The squirrels in Guardian of Giria are Eurasian red squirrels (Sciurus vulgaris).

  1. Red squirrels are tree-dwelling members of the rodent family. In northern Europe and Russia, they live mainly in coniferous forests, favouring pine and spruce trees. In other parts of Europe, they live in deciduous or mixed forests.
  2. There is no specific name for adults of each sex. Juveniles are called kittens. Females can have up to 2 litters per year, with each litter containing about 3-4 kittens.
  3. Red squirrel fur colour can vary from location to location, ranging from black to red, although the underbelly is almost always white. They shed their fur twice a year, developing a darker, thicker coat and bigger ear tufts for the winter months.
  4. Red squirrels sleep in nests called dreys or in hollows high up in trees. In winter, several red squirrels might share the same drey to keep wary.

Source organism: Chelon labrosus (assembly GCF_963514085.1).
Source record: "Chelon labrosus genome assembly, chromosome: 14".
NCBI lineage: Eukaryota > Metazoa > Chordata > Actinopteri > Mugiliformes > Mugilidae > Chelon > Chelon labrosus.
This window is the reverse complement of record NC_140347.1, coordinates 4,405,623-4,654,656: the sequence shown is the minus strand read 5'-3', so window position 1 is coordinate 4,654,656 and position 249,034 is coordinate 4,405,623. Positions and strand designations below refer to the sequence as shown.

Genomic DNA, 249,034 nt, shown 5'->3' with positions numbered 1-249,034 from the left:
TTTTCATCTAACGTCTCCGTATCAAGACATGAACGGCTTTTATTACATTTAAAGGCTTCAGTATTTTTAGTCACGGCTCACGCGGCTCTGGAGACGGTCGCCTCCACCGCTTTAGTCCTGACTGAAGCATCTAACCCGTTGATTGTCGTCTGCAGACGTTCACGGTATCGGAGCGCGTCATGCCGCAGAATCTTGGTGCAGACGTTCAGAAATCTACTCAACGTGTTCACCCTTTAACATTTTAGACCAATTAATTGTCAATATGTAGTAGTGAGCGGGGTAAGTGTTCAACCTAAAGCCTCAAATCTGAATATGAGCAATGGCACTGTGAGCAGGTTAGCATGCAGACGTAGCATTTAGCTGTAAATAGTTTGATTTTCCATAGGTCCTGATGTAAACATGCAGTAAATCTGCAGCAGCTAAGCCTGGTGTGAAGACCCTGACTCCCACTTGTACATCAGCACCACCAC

5. Red squirrels are omnivores, but mainly eat seeds from conifer cones and a variety of nuts and berries. Only occasionally do they eat baby birds or eggs.
  6. Red squirrels cache food, either buried underground or hidden in tree hollows, in preparation for winter. However, their memory is not great and they forget where they’ve hidden about 70% of their cache! This is very beneficial for trees as seeds are effectively planted by squirrels throughout the forest.
  7. Red squirrels typically live for about 3 years, but can live up to 7 years in the wild and up to 10 years in protected environments.

For more information, see here.

Red Squirrel | www.guardianofgiria.com

Eurasian Red Squirrels | www.guardianofgiria.com
Image above shows the darker winter coat and longer ear tufts.

Previous: Ravens

Next: Beavers

Question or comment? I'd love to hear from you!

Fill in your details below or click an icon to log in:

WordPress.com Logo

You are commenting using your WordPress.com account. Log Out /  Change )

Twitter picture

You are commenting using your Twitter account. Log Out /  Change )

Facebook photo

You are commenting using your Facebook account. Log Out /  Change )

Connecting to %s

This site uses Akismet to reduce spam. Learn how your comment data is processed.